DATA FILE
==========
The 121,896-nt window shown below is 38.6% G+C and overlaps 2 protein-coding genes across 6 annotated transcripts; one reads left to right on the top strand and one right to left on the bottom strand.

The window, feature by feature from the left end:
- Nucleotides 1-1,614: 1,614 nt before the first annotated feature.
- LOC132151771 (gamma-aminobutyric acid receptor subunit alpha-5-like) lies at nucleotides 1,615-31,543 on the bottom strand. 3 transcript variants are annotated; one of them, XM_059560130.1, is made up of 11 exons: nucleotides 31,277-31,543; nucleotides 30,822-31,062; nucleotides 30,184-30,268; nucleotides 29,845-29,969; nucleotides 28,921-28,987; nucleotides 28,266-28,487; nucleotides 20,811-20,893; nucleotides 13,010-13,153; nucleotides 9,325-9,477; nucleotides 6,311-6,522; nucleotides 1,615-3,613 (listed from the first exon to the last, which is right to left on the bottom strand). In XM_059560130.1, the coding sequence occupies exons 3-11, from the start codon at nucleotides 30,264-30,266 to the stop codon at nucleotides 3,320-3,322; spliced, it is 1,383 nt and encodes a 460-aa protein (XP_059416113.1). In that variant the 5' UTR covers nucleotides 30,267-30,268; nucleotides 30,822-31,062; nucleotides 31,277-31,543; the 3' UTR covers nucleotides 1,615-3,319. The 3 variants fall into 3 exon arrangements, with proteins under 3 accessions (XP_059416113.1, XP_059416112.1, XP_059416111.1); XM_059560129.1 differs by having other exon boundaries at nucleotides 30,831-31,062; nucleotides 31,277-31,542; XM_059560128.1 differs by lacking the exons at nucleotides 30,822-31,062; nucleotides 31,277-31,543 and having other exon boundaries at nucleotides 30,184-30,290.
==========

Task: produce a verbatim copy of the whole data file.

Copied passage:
The 121,896-nt window shown below is 38.6% G+C and overlaps 2 protein-coding genes across 6 annotated transcripts; one reads left to right on the top strand and one right to left on the bottom strand.

The window, feature by feature from the left end:
- Nucleotides 1-1,614: 1,614 nt before the first annotated feature.
- LOC132151771 (gamma-aminobutyric acid receptor subunit alpha-5-like) lies at nucleotides 1,615-31,543 on the bottom strand. 3 transcript variants are annotated; one of them, XM_059560130.1, is made up of 11 exons: nucleotides 31,277-31,543; nucleotides 30,822-31,062; nucleotides 30,184-30,268; nucleotides 29,845-29,969; nucleotides 28,921-28,987; nucleotides 28,266-28,487; nucleotides 20,811-20,893; nucleotides 13,010-13,153; nucleotides 9,325-9,477; nucleotides 6,311-6,522; nucleotides 1,615-3,613 (listed from the first exon to the last, which is right to left on the bottom strand). In XM_059560130.1, the coding sequence occupies exons 3-11, from the start codon at nucleotides 30,264-30,266 to the stop codon at nucleotides 3,320-3,322; spliced, it is 1,383 nt and encodes a 460-aa protein (XP_059416113.1). In that variant the 5' UTR covers nucleotides 30,267-30,268; nucleotides 30,822-31,062; nucleotides 31,277-31,543; the 3' UTR covers nucleotides 1,615-3,319. The 3 variants fall into 3 exon arrangements, with proteins under 3 accessions (XP_059416113.1, XP_059416112.1, XP_059416111.1); XM_059560129.1 differs by having other exon boundaries at nucleotides 30,831-31,062; nucleotides 31,277-31,542; XM_059560128.1 differs by lacking the exons at nucleotides 30,822-31,062; nucleotides 31,277-31,543 and having other exon boundaries at nucleotides 30,184-30,290.